Final point Whichever technique you are using to encourage exercise in autistic children, the main aim should be to focus on the needs of the group and to boost each child’s confidence and self-esteem. This will then enable them to reap the physical and emotional benefits of exercise that all children should enjoy. fp

10 quick tips to help you train an autistic child 1. Structure exercise programmes around the needs, abilities and interests of the child. 2. Carefully plan the first session by first allowing the child to visit the fitness centre and meet you prior to the session and secondly, using photographs to help familiarise the child with the location and activity. 3. Provide clear rules and expectations at all times, using simple language. 4. If working with more than one child, aim to keep the group small. 5. Try and keep background noise to a minimum to help those children who have difficulty filtering out background sound.

6. Use both verbal and visual demonstration, to help children conceptualise the task and understand it more coherently. 7. Deliver sessions in a structured environment and consider using the task variation method to teach new skills and techniques. 8. Encourage children to undertake tasks in an environment where typically developing peers act as role models. 9. Promote participation in individual sports such as swimming, track and field events, horse riding, cycling and bowling. 10. Contact the National Autistic Society on +44 (0)845 070 4004 or visit their website at for any further information.

20 | fitness | december/january 2010

Are you on the right TRX? Personal trainers have been reaping the benefits of the TRX since the trend came over from America. Now the benefits extend to group ex instructors. What is it? The TRX is a resistance training system consisting of nylon webbed straps, handles and anchors that can be attached to any secure, weight-bearing base. Adjustable from 1.8-3.6m in length, it is suitable for exercisers of all sizes and abilities.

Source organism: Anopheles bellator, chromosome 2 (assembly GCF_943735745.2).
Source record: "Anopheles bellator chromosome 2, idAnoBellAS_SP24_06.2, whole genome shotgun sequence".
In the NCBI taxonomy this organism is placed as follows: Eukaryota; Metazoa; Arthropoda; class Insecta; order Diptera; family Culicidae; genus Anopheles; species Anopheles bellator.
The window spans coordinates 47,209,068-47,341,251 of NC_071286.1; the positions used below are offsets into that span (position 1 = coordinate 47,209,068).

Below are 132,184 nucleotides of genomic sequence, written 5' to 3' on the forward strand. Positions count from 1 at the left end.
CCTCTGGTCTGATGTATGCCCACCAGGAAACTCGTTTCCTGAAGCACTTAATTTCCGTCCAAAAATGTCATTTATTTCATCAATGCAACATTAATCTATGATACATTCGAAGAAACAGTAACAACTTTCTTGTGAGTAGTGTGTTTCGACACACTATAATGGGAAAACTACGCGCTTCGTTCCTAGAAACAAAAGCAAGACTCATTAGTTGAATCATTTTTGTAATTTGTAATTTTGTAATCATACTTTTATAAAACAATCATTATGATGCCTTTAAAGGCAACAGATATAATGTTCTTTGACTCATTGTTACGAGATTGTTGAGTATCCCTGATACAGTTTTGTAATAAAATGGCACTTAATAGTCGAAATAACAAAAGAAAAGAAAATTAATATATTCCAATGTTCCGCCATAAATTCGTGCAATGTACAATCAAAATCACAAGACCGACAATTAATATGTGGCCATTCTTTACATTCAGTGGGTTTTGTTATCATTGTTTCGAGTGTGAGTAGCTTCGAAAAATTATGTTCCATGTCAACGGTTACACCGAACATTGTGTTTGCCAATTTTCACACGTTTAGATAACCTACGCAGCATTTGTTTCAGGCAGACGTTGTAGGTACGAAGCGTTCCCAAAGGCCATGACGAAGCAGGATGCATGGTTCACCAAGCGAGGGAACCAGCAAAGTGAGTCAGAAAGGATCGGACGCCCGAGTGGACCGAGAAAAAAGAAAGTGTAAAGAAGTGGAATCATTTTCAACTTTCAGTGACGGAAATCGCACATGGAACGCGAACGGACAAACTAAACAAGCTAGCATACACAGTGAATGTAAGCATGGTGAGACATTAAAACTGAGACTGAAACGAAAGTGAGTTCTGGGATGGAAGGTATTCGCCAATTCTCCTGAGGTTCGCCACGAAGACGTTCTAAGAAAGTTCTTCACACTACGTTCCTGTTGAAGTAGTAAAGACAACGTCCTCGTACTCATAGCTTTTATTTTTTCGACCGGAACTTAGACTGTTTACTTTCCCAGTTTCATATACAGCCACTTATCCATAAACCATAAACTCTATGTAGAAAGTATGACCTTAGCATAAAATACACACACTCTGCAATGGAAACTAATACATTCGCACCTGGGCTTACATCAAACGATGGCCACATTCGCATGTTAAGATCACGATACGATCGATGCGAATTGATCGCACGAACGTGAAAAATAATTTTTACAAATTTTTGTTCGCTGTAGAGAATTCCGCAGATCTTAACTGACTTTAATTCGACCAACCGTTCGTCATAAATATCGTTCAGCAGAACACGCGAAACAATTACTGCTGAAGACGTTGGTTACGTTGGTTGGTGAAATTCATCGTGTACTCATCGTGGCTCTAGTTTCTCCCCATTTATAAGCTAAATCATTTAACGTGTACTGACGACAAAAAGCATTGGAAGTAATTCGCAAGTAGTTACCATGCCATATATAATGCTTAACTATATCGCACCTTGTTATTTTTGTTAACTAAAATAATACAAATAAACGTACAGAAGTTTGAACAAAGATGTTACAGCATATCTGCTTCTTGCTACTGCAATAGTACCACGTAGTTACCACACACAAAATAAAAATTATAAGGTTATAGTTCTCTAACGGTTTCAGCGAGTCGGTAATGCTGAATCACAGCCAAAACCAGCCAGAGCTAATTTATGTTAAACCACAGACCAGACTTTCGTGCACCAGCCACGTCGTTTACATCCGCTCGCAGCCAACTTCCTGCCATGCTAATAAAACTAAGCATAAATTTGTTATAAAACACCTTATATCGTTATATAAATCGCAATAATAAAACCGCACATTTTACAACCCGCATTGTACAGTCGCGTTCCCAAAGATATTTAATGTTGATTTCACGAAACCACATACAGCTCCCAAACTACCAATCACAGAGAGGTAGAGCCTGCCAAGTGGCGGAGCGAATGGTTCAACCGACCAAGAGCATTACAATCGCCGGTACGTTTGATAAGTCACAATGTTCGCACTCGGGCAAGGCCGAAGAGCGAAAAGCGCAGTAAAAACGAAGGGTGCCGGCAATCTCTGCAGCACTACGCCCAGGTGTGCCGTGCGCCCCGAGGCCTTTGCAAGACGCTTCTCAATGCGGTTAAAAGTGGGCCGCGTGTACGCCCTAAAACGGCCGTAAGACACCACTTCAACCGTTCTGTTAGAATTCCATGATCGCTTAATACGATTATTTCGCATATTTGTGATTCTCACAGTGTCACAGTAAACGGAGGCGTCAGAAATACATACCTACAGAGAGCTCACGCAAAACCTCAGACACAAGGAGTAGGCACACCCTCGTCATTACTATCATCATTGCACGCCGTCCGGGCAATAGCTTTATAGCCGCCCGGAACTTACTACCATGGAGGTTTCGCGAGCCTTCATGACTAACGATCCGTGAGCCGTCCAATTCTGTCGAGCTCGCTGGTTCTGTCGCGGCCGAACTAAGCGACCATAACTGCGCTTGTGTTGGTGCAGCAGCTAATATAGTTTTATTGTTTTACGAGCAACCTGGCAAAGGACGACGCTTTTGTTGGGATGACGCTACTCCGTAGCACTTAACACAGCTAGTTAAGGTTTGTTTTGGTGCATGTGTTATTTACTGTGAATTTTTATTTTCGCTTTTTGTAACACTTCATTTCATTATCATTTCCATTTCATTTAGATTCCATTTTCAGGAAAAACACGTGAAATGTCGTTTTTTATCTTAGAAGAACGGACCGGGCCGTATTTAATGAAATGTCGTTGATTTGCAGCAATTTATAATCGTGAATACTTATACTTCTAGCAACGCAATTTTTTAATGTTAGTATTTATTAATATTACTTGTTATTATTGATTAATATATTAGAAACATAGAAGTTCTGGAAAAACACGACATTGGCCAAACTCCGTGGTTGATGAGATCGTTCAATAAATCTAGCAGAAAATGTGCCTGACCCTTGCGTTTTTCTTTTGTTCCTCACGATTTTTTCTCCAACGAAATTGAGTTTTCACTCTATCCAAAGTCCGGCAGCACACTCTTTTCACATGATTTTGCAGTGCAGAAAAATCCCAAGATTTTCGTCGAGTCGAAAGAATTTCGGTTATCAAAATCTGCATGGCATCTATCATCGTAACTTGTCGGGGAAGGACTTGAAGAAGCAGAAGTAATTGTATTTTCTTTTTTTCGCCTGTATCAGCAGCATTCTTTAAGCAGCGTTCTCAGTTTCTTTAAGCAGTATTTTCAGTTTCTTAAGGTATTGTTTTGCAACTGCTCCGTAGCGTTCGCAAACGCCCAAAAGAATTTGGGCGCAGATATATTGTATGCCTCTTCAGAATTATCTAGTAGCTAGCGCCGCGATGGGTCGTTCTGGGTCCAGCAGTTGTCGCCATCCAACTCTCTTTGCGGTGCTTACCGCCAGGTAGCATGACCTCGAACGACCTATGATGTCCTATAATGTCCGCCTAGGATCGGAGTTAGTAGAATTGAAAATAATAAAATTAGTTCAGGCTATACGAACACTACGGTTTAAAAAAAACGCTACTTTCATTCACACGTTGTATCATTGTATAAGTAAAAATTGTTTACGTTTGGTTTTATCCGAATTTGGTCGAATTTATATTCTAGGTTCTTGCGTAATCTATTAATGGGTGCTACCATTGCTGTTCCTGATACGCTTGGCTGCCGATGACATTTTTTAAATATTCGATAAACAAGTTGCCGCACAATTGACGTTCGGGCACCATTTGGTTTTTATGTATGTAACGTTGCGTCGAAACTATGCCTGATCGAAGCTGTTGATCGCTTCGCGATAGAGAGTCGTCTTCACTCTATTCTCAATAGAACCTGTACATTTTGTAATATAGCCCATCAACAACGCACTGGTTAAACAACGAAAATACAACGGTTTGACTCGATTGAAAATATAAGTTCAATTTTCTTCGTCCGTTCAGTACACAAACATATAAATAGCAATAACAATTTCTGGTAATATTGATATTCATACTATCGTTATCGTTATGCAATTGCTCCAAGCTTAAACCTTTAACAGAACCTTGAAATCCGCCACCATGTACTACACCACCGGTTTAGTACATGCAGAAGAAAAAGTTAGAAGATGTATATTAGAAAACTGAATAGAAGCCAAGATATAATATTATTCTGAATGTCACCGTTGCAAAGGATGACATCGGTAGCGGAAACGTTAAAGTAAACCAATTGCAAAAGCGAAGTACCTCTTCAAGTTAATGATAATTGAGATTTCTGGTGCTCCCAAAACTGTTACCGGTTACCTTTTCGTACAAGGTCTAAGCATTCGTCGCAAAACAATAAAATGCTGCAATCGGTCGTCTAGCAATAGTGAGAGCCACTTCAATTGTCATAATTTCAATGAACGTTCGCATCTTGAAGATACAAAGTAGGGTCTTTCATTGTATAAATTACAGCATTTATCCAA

Who started the trend? Why use it? Suspension training is a great way to build muscular strength as well as improving core stability and posture. The TRX sells itself on the fact that it can be performed at home, in the gym or even outside (we’ve seen it used on children’s climbing frames). It uses the exerciser’s own bodyweight and gravity to create resistance, with over 300 exercises for the upper and lower body available. The difficulty level is increased by changing the body’s position and angle in order to add greater resistance.


The TRX was initially developed as a military training tool for the US Navy Seals. It was subsequently launched as a creative training tool for personal and athletic trainers, but since 2005 it has been used as a group training tool by US clubs and fitness professionals who want to create a competitive point of difference in their business. There has been a move away from one-to-one personal training in the US to small group classes of around 6-8 people and the increasing use of the TRX has accompanied this trend.

december/january 2010 | fitness | 21

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Case study Luke Staton Owner/Personal Trainer Outklass Fitness Luke launched his first group TRX sessions in September 2009. He currently runs two sessions per week with 20 clients in each – the classes are a mix of men and women ranging in age from 16-65. During the hourlong session the group performs a full-body workout, plus work on core stability, posture and burning calories. Luke says, “The best thing about training with a TRX is that it’s fun, and even more so in a group environment, where you have the support and encouragement of others for motivation. Plus the exercises are very functional, which helps with everyday life movement. “The sessions are proving really popular and we already have a waiting list for spaces, so we are introducing an additional TRX group class at the weekends. The TRX is a great piece of kit, which is so lightweight and portable that it can be used virtually anywhere. Some of our clients have even purchased TRX suspension trainers for use at home or when they are away on business.”

How you can get involved FASTER Health & Fitness deliver TRX training in the UK ( They run the one-day TRX Suspension Training Course, which costs £170 and covers: • TRX basics • Why suspension training is a unique and valuable training method for sports performance and general fitness • How to properly set up and use the TRX in a variety of locations and for a wide array of exercises • How to use the TRX as an efficient and effective exercise tool regardless of fitness level or performance training goals